climate change


a machine of mahogany and bronze

Scenes from Inside a Dystopian Storm

Cyree Jarelle Johnson's poetry collection depicts visions of the global climate crisis through the prism of the country's incarceration machine, looking at the atmospheric chaos of a dystopian future inside the social maelstrom of the prison-industrial complex. Focusing on the iconic real-life nightmare of a dissaster on New York City's Rikers Island jail complex, the work encapsulates the contemporary politics surrounding the facility today, and marks the first stage of an ongoing work-in-progress.

Leaving the Gulf Behind

Desiree Evans Chronicles Communities Adrift on the Bayou
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An excerpt of The Last Leaving

Before the leaving, there is the staying, there are days of in-betweens, sheltered in the arms of our mother’s mothers.

There are the days the water creeps closer and closer, teasing, like a dog lapping its tongue against our worn work boots.

Freezing Moon

Exploring a native community's green frontline against displacement
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An excerpt of “Freezing Moon” (working title)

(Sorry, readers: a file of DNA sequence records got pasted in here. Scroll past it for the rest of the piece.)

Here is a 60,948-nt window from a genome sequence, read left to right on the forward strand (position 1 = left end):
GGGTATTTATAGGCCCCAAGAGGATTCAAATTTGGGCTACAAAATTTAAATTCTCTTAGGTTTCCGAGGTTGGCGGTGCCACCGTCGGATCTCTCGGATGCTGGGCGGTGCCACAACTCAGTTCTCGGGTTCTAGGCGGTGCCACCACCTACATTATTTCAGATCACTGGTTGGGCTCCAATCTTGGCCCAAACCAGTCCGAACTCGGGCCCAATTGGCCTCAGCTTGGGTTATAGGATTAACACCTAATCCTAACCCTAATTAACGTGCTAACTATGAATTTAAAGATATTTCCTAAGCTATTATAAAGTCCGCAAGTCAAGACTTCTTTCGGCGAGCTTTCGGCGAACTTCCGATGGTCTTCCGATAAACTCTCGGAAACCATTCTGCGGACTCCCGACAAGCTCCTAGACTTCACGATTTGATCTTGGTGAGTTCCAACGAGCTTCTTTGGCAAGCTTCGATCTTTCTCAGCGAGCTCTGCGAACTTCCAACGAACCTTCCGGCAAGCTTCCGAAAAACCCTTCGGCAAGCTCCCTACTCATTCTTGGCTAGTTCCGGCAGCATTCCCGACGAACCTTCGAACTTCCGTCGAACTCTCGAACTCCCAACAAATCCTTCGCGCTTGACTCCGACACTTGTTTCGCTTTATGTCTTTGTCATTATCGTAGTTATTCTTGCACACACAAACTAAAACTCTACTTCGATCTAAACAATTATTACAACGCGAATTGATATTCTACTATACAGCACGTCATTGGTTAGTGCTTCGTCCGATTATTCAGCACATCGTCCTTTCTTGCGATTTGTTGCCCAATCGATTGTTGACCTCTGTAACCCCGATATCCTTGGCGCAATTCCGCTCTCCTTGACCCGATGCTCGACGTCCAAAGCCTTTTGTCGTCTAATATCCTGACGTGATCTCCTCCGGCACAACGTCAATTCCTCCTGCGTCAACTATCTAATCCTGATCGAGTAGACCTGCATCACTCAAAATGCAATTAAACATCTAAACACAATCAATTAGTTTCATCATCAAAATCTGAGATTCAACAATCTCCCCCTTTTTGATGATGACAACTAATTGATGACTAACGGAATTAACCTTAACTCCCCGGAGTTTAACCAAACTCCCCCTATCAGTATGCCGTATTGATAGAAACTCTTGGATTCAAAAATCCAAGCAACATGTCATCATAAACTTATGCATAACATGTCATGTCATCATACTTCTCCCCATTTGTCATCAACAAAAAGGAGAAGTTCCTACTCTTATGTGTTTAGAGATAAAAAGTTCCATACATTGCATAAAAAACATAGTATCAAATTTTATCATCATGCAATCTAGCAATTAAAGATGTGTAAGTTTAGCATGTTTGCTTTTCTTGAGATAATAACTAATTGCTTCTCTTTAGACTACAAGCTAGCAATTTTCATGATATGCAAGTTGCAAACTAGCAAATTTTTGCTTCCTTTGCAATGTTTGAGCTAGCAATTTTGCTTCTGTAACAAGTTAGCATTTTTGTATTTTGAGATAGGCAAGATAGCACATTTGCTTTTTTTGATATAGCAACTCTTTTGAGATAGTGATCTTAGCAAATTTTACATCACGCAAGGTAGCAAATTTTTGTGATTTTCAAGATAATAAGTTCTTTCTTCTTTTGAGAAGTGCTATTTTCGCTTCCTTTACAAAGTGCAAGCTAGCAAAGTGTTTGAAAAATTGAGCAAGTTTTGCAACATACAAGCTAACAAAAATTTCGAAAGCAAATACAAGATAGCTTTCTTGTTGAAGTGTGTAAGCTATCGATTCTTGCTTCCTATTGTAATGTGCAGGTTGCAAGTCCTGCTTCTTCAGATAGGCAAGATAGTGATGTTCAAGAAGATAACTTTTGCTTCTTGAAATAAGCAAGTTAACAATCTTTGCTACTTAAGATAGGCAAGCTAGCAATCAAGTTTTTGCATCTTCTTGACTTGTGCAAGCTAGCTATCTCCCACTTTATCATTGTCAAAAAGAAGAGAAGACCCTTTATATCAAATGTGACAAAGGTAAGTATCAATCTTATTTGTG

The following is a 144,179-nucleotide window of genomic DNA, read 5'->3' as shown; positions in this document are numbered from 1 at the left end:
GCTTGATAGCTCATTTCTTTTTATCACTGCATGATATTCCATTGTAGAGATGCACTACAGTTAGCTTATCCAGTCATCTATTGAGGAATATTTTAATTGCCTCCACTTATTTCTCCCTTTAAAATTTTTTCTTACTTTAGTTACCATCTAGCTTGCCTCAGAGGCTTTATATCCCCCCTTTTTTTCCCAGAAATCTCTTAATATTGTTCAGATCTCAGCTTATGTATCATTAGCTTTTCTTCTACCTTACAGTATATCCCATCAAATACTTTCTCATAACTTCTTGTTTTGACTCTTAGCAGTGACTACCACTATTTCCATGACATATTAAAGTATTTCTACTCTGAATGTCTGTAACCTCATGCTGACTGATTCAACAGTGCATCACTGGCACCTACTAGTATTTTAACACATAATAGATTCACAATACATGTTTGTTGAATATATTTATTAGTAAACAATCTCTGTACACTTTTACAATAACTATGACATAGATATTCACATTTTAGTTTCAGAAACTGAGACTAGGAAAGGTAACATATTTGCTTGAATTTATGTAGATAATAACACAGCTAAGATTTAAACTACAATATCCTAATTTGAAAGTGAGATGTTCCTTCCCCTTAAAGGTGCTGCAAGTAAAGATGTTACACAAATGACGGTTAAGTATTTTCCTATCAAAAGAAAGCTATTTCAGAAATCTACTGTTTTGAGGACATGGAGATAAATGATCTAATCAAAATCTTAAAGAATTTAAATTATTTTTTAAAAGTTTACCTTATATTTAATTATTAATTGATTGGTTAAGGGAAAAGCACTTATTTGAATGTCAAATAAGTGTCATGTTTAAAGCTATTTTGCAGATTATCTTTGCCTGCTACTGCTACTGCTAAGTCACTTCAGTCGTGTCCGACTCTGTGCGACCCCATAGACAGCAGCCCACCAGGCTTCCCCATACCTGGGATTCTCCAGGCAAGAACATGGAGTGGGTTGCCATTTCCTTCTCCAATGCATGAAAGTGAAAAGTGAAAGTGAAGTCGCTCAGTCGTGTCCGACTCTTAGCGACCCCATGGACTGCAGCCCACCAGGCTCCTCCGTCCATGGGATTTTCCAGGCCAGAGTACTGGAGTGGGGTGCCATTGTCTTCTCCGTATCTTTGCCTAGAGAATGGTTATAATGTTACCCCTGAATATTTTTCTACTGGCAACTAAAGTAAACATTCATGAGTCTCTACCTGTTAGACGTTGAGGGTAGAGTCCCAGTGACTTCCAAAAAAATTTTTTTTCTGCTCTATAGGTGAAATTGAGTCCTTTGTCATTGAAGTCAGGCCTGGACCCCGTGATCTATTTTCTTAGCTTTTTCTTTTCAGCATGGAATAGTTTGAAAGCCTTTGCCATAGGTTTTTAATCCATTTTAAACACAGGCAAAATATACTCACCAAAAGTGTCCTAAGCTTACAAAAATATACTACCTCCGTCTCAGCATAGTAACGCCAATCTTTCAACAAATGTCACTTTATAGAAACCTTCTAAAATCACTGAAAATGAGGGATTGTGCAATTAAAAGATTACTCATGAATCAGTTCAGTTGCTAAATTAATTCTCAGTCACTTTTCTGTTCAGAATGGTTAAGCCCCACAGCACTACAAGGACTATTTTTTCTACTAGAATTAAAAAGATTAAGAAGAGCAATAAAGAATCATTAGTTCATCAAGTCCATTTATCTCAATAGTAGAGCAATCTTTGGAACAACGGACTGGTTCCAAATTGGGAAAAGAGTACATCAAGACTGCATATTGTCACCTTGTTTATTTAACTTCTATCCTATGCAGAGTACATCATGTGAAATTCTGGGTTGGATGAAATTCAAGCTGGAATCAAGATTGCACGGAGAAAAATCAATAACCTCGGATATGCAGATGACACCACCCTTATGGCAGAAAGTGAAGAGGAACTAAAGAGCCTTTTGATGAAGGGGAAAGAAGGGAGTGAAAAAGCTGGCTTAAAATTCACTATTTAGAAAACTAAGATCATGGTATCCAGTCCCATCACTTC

Wisconsin may be the land of dairy and beer and football, where you can drive for uninterrupted miles through corn rows and farmhouses and pickups hitched to fishing boats, but when you reach the Menominee tribe, the trees put a stop to all that. They form the literal border of the reservation, but also a border of ideas, between the Menominee way of life and the American way that’s as tangible and dramatic as the forest itself.

Berta Cáceres, Presente!

An activist's spirit lives on at climate march
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At the People’s Climate March in late April, tens of thousands of activists flooded the streets of the nation’s capital to tell the government that another world is possible. Their rallying cry was climate justice—a concept that links the values of a fair economy, equitable distribution of earth’s resources, and respect for the sanctity of nature as it ties into our essential human rights.

Childhood in War and Wilderneress

At 80, a Scientist Examines War and the Natural World
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David Suzuki, a noted Canadian scientist and environmental activist, has the privilege of being able to look back and forward on life. He’s lived plenty of it, and at 80, he can look back with a sense wizened humility and continuity that tends to accompany a well-lived life. But over the decades he’s earned the authority to speak out on issues of power and politics with the urgency that tends to accompany the values of a grandparent.

A Message from Favianna Rodriguez

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